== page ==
An Interesting, Innovative Approach to Reading Biblical Greek
The English idiom “It’s all Greek to me” isn’t merely an expression that something isn’t understandable. It also embodies the frustrations all first-year Greek students have when they encounter the foreign language of the New Testament, yet want to understand it in order to read it for themselves.
A new innovative approach to Greek grammar aims to ameliorate such frustrations.
Reading Biblical Greek, ideated and designed by Richard J. Gibson and Constantine R. Campbell, introduces first-year Greek students to the essential information needed to optimize their grasp of the fundamentals of the Greek language—no more and no less—enabling them to read and translate New Testament Greek as soon as possible.
[This book’s] distinctive approach has been shaped by lessons learned over decades from students struggling with the inherent challenge of language acquisition, the limitations of inherited learning methods, and the ineptitude of their teachers…The effort put in over decades to redesign, reorganize, and refine has been motivated by these students in attempts to reduce the hours and the pain required to start translating the New Testament. (vii)
New Testament professor Mark Strauss calls their book “An interesting and innovative approach to biblical Greek.” Below we’ve briefly outlined how its approach can benefit either your students or yourself in learning and reading biblical Greek.
The Learning Approach
Gibson and Campbell’s Greek grammar tool is designed to optimize the learning experience by revolving around three core elements:
- Grammar. The pedagogical philosophy embraced here is minimalism. They are quick to point out this isn’t a reference grammar, but “aimed at optimizing [your] grasp of the fundamentals of the Greek language” (xiii). The grammar consists of micro-lessons addressing a single point, which break up information into small, digestible chunks. This arrangement makes for easy comprehension and review, and allows the teacher to pace the material based on its difficulty and ability of their students.
- Vocabulary. As an essential complement to grammar, vocabulary is introduced at strategic points. “Rather than lists arranged purely by frequency, the vocabulary is arranged first by what the student has been learning in grammar, and then by frequency” (xiii). All lists are collated at the back of the book for easy access, with the first 13 keyed to Mark 1-4 to help students integrate their vocabulary learning with a “real” Greek text.
- Reading and Translation. “The goal of this grammar is to enable students to read and translate the Greek of the New Testament. Learning grammatical information is simply a means to this end. Thus, the content is structured and tied to a specific Greek text to enable reading as soon as possible” (xiii). What’s fabulous about this innovative approach to reading biblical Greek is that a student--using the handy Reading Biblical Greek Workbook--will have read and translated the whole of Mark 1–4 by the end of the course.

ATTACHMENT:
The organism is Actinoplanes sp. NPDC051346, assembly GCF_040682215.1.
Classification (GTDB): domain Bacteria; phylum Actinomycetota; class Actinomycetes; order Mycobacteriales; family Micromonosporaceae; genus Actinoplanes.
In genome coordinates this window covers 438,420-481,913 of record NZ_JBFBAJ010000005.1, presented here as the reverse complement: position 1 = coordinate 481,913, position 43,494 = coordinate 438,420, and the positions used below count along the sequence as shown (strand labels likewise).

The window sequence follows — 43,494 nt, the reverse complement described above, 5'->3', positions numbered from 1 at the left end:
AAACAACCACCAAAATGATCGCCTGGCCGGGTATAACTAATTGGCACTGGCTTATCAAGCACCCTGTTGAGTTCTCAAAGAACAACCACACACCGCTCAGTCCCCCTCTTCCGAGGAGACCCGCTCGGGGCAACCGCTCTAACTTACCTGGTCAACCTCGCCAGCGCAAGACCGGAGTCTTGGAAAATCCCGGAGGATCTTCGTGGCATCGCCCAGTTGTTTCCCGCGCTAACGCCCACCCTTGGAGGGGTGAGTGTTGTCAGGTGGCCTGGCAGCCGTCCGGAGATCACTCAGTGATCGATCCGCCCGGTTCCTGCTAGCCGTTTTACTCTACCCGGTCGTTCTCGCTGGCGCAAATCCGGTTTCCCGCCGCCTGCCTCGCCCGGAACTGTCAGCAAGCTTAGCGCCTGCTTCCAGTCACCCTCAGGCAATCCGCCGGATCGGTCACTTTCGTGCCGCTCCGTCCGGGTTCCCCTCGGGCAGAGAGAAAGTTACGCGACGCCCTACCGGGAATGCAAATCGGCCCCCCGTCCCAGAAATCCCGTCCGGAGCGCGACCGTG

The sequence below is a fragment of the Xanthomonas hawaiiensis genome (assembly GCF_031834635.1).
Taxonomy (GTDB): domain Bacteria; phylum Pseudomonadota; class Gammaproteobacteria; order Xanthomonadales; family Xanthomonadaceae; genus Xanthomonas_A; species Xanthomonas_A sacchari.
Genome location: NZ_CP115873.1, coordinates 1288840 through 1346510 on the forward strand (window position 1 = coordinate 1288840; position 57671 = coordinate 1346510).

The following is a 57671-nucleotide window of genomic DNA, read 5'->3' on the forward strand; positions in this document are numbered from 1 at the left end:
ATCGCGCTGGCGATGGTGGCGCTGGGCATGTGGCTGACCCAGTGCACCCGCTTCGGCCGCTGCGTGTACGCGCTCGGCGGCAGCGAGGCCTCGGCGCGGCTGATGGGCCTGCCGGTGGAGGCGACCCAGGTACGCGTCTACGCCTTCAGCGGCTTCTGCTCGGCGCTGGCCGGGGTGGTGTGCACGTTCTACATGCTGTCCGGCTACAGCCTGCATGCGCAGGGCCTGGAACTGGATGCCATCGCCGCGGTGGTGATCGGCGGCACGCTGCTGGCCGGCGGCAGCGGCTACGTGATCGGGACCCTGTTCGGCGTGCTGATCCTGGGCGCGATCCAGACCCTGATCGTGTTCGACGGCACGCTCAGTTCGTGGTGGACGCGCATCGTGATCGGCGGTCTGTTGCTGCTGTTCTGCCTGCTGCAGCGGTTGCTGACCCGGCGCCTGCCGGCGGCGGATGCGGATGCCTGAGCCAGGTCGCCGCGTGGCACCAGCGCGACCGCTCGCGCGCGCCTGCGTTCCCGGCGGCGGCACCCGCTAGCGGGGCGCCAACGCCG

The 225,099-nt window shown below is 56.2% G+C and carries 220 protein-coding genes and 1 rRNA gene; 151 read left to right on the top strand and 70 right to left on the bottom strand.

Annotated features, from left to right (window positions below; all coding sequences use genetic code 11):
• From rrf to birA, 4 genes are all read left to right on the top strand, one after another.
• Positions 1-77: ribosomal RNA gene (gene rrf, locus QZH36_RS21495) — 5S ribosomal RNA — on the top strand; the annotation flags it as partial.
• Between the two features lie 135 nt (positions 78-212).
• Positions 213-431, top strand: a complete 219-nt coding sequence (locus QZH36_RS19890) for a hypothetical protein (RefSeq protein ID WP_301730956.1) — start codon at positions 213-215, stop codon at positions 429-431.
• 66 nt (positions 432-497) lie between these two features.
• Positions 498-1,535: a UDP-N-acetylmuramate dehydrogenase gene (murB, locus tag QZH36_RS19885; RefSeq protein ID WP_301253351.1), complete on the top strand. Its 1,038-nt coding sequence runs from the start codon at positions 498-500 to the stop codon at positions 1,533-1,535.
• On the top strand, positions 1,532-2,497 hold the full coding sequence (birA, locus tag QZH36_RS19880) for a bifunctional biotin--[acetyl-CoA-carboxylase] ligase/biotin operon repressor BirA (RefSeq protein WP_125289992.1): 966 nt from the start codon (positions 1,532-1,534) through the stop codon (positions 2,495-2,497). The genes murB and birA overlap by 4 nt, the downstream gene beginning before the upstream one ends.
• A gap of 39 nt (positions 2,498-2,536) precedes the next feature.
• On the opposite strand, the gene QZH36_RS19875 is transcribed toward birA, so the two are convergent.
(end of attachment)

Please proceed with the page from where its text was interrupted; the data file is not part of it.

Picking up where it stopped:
The Layout Approach
When it came to designing a new approach to teaching people to read biblical Greek, Gibson and Campbell had three goals: clarity, convenience, and currency.
The quest for clarity is reflected in visual layout, the three-column structure to each lesson. Convenience accounts for the apparent minimalism of the material…In terms of currency, the material also seeks to reflect the latest development in verbal aspect, middle lexical forms, and other issues without burdening the beginner we detailed discussions better suited to intermediate-level study. (vii)
This approach is made evident in how lessons have been carefully (re)structured, using a three-column layout approach:
- Column 1: Introducing a New Topic. Students are expected to engage thoughtfully with this material, clarifying anything that is unclear and understanding what is the most important information. This is also the minimal information they're asked to learn in order to have a confident grasp of the material.
- Column 2: Material to Be Memorized. This material needs to be remembered, including such concepts as noun and verb paradigms, and rules of grammar. Students are instructed to rehearse the paradigms, ensuring that they sound them out correctly and become familiar with the rhythms. Then, they need to practice and memorize the paradigms and relevant vocabulary lists.
- Column 3: Examples and Exercises. Examples and exercises are offered to illustrate the principles outlined in the introduction, reinforcing their memorization and application. Students are asked to initially observe how the examples demonstrate the new material, and then complete the exercises using the included space and check their answers against the key in the back.
The overarching goal of Gibson and Campbell’s approach “is to equip students to read the text of Mark’s Gospel as soon as practicable. The approach is informed by the dictum, ‘If you can translate one chapter of the New Testament, you can translate any chapter.’” (vii).
In a few weeks we'll showcase this learning and layout approach, as well its real-world application. Until then, consider engaging their resource yourself to see why Michael Bird calls it “accessible and user-friendly for instructors and students alike.”
Professors, are you interested in taking a deeper look? Go here to request your exam copy.
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